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COMMONWEALTH PENNSYLVANIA v. RALPH SMITH (08/07/81)

filed: August 7, 1981.

COMMONWEALTH OF PENNSYLVANIA,
v.
RALPH SMITH, APPELLANT



No. 2024 October Term, 1978, Appeal from Judgment of Sentence of the Court of Common Pleas, Criminal Division, of Luzerne County, at Nos. 1352, 1357, 1357-A, 1357-B, and 1367 of 1976.

COUNSEL

John Thomas, Assistant Public Defender, Wilkes-Barre, for appellant.

Chester B. Muroski, District Attorney, Wilkes-Barre, for Commonwealth, appellee.

Spaeth, Hester and Cavanaugh, JJ.

Author: Cavanaugh

[ 289 Pa. Super. Page 360]

In this case the appellant, Ralph Smith, was tried before President Judge Brominski and a jury. He was convicted of theft by unlawful taking of a CB radio and conspiracy with respect to that offense, robbery and theft by unlawful taking, receiving stolen property, criminal conspiracy and conspiracy to commit arson. The court granted the appellant's motion in arrest of judgment as to the charge of conspiracy to commit theft of the CB radio and denied it as to all other charges. Appellant was sentenced to imprisonment for not less than five nor more than ten years for criminal conspiracy and five to ten years imprisonment for conspiracy to commit arson, the sentences to run concurrently. Sentence was deferred on the other charges.

Appellant was involved in bizarre and heinous offenses which were committed in the Hazleton area of Luzerne County on February 13 and 14, 1976. On February 13, 1976, at about 9:00 p. m., Mrs. Holak was alone in her home in Trucksville, Pennsylvania. The doorbell rang but she did not answer it as she was not expecting anyone at so late an hour. The doorbell rang again and as she went toward the front door she heard a loud noise coming from the area of the kitchen. She became frightened and telephoned her husband at his pharmacy where he was still working. As she put the receiver down she observed a black man standing in the living room who told her to keep her head down. He inquired as to where the money and the safe were located and she replied that she had neither a safe nor money. At the same time she also saw another man with a shotgun pointed towards her. The second man was described by Mrs. Holak as a big and bulky and was disguised by wearing a ski mask. The black man proceeded to tie Mrs. Holak's wrists and ankles with a cord from a venetian blind. He repeatedly stated to her "we don't want to hurt you, but we will if we have to. We want you to tell us where the money is and where the safe is." The intruders went into two of the three bedrooms of the Holak residence which were located on the first floor of the ranch type house and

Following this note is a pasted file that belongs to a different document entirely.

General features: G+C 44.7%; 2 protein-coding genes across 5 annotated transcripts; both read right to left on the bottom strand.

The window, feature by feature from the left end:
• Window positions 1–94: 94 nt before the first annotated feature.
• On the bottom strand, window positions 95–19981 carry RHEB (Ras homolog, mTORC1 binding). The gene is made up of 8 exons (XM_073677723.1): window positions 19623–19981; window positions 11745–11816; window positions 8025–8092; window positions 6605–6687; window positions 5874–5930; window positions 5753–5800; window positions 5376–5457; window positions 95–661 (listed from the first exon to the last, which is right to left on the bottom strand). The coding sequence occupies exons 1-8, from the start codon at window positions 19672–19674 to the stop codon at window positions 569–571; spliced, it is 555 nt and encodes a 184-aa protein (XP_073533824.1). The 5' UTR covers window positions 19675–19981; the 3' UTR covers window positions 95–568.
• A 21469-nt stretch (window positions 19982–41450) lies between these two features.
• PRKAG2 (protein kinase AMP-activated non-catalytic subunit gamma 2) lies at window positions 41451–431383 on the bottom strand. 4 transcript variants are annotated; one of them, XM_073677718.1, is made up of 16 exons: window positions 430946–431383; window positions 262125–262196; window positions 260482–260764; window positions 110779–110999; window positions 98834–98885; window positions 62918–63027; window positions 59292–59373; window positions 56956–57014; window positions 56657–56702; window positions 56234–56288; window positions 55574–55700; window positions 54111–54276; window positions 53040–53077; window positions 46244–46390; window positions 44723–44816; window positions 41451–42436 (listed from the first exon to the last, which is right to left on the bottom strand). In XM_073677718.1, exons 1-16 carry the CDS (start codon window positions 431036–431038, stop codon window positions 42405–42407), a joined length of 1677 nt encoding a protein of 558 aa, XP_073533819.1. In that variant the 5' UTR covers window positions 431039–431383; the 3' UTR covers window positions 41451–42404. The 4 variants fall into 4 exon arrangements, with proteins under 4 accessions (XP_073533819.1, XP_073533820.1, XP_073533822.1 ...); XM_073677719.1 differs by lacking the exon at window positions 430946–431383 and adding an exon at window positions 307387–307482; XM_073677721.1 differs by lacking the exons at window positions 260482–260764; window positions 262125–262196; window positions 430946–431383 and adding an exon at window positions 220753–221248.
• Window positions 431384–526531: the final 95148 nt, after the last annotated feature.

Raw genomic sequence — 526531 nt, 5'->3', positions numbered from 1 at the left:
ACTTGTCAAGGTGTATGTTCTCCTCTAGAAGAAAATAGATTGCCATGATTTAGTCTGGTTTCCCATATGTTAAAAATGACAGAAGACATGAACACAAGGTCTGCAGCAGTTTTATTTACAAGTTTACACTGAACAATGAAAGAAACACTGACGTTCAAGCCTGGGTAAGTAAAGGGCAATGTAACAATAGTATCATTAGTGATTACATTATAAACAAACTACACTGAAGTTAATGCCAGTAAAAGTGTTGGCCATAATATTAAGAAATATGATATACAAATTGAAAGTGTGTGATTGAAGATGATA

[ 289 Pa. Super. Page 361]

    searched through drawers and closets. Before the third bedroom was reached a horn sounded outside the house and the witness observed the two men run through the kitchen area and out of the house. Between forty and ninety dollars were taken by the intruders. A short time later Mr. Holak arrived home and the State police were called. The police arrived at about 9:30 within a few minutes of the call and found that the kitchen door had been smashed open.

The testimony established that Henry Magnum was the black man described in the incident and he testified that he went to Hazleton, Pennsylvania on February 13, 1976 and met with the appellant, a man who was 57 years of age, as well as with James Sandutch and James Mastrota. The four set out in the appellant's station wagon to a house targeted by Sandutch for breaking into as one containing illegal money and where the owner was reportedly on vacation. After observing the house they decided not to enter.